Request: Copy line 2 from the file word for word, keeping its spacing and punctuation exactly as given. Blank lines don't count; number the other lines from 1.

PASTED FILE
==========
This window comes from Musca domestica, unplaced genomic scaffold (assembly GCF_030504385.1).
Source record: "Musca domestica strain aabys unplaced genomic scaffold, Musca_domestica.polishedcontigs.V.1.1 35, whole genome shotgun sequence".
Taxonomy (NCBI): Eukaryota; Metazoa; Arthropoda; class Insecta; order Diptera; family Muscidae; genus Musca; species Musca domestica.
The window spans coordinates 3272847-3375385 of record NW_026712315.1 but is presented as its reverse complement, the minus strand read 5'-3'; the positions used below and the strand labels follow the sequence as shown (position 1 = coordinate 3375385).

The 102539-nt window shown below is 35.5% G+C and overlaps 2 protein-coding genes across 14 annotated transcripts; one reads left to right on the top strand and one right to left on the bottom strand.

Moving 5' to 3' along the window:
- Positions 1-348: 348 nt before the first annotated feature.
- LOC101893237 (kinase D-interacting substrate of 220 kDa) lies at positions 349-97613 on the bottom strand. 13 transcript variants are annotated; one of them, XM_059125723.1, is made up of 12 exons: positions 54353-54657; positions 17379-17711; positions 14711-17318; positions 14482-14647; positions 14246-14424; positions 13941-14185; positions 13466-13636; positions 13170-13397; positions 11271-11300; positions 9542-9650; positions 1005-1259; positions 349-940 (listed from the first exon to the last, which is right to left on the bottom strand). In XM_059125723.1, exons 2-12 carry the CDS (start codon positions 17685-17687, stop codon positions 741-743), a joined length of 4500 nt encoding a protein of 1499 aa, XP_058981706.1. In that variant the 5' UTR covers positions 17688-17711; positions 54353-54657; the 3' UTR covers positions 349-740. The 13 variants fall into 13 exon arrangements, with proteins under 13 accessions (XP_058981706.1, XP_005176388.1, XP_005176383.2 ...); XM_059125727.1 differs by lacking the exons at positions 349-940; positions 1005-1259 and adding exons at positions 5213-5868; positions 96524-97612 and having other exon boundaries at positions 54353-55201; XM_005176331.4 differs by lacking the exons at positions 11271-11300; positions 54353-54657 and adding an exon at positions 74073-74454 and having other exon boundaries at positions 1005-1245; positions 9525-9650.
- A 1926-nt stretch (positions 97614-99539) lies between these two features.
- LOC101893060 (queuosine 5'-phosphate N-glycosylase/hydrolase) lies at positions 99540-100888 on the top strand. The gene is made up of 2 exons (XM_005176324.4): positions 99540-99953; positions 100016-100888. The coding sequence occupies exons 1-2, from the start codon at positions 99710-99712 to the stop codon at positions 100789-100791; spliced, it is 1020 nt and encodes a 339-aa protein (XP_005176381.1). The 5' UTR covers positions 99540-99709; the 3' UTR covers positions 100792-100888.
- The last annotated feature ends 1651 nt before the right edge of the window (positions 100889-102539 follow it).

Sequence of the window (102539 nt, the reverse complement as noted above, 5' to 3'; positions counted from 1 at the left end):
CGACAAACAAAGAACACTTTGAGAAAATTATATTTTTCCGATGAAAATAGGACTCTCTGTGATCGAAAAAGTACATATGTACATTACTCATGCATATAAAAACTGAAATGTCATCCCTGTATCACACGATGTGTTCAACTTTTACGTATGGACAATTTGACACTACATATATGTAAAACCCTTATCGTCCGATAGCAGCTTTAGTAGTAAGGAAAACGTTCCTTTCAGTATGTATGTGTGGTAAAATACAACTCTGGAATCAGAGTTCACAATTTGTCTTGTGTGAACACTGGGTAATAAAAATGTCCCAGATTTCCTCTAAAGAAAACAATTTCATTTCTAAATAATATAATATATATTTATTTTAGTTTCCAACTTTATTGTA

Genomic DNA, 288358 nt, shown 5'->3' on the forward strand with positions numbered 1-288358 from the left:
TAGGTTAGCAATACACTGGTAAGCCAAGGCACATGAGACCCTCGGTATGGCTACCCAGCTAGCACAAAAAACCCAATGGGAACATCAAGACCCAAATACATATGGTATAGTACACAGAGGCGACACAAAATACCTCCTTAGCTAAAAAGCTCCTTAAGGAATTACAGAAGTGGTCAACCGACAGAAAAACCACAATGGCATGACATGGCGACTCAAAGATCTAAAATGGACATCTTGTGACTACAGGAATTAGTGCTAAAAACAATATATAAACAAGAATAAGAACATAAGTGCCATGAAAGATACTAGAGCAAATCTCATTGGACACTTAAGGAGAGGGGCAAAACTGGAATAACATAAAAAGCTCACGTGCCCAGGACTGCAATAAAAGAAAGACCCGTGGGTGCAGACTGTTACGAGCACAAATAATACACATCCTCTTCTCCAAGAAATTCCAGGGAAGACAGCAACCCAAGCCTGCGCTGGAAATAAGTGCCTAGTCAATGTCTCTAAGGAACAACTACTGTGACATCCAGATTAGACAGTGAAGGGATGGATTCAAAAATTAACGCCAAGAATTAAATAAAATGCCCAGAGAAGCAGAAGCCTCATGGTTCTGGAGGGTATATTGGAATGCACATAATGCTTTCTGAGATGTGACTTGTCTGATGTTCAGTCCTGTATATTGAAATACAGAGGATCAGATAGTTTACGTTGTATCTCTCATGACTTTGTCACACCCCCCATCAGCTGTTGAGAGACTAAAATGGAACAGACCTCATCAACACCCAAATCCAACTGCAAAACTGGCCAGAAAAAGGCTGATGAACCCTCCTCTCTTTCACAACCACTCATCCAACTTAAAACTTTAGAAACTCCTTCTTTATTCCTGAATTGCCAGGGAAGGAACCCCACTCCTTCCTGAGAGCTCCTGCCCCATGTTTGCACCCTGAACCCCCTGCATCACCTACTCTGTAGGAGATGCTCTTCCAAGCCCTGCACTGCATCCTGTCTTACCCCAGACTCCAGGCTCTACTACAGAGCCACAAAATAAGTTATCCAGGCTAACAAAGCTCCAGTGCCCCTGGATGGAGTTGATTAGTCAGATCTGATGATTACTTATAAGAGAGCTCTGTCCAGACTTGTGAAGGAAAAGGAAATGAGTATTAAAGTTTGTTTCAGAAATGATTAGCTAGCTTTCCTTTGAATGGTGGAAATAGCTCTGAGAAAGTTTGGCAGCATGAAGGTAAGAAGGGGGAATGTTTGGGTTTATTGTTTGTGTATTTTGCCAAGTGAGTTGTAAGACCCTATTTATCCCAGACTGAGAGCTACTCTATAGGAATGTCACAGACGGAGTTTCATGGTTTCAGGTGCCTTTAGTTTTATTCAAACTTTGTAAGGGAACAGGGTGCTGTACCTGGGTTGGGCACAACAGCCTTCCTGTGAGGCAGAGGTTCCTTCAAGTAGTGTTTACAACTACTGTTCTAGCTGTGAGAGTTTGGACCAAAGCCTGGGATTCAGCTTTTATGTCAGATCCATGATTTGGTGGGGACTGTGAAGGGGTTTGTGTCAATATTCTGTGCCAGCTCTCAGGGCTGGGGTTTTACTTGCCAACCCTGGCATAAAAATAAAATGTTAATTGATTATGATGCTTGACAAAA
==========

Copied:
Source record: "Musca domestica strain aabys unplaced genomic scaffold, Musca_domestica.polishedcontigs.V.1.1 35, whole genome shotgun sequence".